September 18, 2020, Steve Monroe, The SeniorCare Investor - It is fair to say that the economic shutdown, especially as it concerns senior care providers, could have been handled better (you think?). There was little consistency from state to state, and from one type of senior care provider to another. We spoke to some providers who never stopped admitting residents, and others where there was a total shut down of new admissions with no clarity on when that might change.
Mayors argued with governors who argued with the White House. From the federal level to the local level, if one were grading the handling of the crisis, it would be an F. Who can forget New York Governor Cuomo forcing nursing homes to accept COVID-19 patients, issuing an executive order on March 25, and then retracting it once he understood the fatal consequences of his knee-jerk reaction.
Back then it was all about lack of ventilators, PPE and some hospitals overflowing. Yes, death tolls were tallied daily on the evening news, with blame cast on “long-term care providers” as the center of COVID-19 cases and deaths without even a hint of trying to understand anything about the population residing in these buildings, or the difference between assisted living communities, nursing homes or independent living communities. They were all lumped together and treated the same.
Now, with record numbers of positive cases, regional spikes and super-spreader events, we don’t hear much about ventilators, hospitals being overrun, or old residents in nursing homes dying without their loved ones at their side. It is now about schools and children, but they never talk about how 120 children die of the flu every year. But is it “of” the flu or “with” the flu?
Everyone wants to return to some sort of normalcy, even though the “new normal” may be something that will be difficult to tolerate for a long period of time. States have been lifting general restrictions for a while now, but more slowly for senior care providers. By and large, the senior care industry has pretty much gotten control of this pandemic.
Yes, there are positive cases still in many buildings, just like there are in the community at large, but they are declining. But that does not mean in the community at large we are restricted from going to the grocery store, or Starbucks. We are all taking precautions because we have been educated about them (well, most of us).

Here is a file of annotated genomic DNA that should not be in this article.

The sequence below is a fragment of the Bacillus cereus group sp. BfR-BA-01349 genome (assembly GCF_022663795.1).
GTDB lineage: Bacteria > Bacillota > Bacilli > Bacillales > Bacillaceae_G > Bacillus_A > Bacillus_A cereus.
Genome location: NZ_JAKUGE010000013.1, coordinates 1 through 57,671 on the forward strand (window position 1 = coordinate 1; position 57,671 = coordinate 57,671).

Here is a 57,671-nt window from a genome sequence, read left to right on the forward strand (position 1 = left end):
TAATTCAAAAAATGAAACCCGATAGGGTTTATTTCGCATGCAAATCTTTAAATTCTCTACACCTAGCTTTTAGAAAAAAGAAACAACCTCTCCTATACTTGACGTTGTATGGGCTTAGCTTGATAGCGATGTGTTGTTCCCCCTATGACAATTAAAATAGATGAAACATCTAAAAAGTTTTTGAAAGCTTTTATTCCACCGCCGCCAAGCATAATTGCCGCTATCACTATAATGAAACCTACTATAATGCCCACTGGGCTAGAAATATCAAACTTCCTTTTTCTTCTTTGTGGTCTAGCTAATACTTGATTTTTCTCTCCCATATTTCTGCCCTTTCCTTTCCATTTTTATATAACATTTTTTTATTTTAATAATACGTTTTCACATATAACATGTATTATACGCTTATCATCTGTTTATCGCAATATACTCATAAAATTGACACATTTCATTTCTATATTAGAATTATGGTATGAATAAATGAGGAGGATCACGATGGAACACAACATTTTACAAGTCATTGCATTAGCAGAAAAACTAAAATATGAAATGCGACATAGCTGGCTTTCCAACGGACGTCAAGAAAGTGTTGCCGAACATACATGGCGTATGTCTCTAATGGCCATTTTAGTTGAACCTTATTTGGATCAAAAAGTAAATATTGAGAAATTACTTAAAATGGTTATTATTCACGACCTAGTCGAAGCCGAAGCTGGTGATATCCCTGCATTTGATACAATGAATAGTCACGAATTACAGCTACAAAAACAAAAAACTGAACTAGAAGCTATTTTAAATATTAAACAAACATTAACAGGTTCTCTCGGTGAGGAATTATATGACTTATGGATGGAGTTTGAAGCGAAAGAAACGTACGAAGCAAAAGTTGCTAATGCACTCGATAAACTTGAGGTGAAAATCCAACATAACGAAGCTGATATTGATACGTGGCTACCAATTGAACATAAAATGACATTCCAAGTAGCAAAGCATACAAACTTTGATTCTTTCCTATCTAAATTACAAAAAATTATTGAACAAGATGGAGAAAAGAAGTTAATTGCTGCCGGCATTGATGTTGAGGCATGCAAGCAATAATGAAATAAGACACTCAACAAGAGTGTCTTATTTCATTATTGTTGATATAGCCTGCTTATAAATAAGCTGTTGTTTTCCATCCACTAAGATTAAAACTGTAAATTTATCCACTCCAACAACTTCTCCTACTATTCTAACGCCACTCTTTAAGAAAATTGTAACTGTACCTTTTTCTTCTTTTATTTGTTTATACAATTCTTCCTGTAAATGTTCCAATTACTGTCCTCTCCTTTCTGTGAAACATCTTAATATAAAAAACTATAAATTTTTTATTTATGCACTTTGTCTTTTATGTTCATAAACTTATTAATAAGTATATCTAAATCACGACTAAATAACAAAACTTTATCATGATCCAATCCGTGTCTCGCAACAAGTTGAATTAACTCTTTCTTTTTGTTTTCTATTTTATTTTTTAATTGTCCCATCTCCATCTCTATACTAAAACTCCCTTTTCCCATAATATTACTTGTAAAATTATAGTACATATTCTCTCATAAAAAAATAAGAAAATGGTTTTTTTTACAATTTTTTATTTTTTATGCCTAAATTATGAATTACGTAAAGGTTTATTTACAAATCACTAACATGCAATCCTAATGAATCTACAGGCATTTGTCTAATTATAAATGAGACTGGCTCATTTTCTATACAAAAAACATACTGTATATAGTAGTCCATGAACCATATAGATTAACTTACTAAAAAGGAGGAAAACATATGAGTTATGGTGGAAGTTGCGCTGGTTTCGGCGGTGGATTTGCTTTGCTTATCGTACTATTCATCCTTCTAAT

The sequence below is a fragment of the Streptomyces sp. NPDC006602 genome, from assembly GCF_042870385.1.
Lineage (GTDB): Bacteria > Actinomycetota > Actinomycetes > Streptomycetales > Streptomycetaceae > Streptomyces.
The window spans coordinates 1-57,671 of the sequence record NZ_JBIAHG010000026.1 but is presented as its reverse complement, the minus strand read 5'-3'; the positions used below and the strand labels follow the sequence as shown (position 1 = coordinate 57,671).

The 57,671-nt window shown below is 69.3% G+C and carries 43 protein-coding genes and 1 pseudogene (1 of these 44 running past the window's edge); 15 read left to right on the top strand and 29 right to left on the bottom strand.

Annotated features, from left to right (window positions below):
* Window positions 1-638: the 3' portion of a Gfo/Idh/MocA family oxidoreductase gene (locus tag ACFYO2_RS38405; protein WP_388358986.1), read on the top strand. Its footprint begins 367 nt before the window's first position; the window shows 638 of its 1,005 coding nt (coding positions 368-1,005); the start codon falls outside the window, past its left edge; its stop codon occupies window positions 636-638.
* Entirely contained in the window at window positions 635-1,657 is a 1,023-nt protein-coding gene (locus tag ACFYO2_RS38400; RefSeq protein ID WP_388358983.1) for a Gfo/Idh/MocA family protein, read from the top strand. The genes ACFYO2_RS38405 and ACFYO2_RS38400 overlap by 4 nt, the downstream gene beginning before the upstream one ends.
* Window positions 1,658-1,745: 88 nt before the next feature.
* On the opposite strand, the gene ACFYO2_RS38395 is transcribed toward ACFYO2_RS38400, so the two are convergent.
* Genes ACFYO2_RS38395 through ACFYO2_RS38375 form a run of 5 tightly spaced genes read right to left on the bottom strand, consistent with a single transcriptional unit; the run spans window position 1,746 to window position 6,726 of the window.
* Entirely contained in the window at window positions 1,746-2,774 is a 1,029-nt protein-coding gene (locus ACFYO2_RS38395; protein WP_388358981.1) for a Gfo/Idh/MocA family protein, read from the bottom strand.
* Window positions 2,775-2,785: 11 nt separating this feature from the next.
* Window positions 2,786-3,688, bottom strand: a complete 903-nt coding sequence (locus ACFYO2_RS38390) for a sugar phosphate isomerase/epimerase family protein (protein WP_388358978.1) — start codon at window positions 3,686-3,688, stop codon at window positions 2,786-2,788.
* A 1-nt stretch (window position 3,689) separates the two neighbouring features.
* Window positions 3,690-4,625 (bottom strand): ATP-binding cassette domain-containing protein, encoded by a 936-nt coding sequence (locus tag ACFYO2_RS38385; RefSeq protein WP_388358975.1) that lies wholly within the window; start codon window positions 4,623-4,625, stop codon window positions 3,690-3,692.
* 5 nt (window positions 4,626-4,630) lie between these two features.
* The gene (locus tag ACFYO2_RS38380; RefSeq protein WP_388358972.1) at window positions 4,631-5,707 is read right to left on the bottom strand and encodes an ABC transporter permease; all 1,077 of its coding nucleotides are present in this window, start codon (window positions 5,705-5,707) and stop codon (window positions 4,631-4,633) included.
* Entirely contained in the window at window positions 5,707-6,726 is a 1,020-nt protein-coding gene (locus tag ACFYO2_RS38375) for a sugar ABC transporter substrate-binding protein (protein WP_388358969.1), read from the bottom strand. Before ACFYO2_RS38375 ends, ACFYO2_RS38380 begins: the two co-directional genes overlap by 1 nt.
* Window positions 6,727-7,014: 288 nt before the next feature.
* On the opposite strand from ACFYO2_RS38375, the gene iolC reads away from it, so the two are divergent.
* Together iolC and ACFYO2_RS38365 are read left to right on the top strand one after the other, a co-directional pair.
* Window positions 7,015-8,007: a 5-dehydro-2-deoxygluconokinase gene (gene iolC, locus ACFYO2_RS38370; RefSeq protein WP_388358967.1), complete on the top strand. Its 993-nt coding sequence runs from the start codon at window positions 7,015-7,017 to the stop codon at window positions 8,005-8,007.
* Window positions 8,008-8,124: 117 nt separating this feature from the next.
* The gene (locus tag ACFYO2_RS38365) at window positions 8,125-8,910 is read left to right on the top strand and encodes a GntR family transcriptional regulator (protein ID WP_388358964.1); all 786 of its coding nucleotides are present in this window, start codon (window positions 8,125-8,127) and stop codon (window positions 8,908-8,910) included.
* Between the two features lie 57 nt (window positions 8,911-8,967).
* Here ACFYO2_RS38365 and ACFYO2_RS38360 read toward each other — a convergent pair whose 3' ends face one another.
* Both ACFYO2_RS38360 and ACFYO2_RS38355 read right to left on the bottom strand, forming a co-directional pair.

So, why not let senior care providers handle the great re-opening as they see fit for their particular circumstances? Tours, visitation and new admissions had better be done correctly in the next few months before the flu season begins and the threatened coronavirus “second wave” hits us. If not, not only could there be another healthcare disaster, but the financial viability of the sector will be questioned.
Senior care communities have never been cleaner, staff has never been more attuned to the problems with infectious diseases, and residents and their family members really need to see each other. They know the risks, and most are willing to accept them.
Then comes Rhode Island, where a bill was proposed to “guarantee” that all residents in assisted living would be designated one visitor at prescribed hours each day or week. State guidelines still called for a senior care facility to shut down all contacts with the outside world if even one positive case was reported.
So, a provider would now be put at risk of further financial woes if they followed the new proposed legislation. The state can’t have its cake and eat it too, but this certainly seems to be what is happening. You’re damned if you do and damned if you don’t.
There has to be a better way to re-open all senior care communities and get life back to normal, but with masks and hand sanitizer aplenty (and don’t forget social distancing). The senior population and their families need senior living communities, and senior living communities need residents. End of story.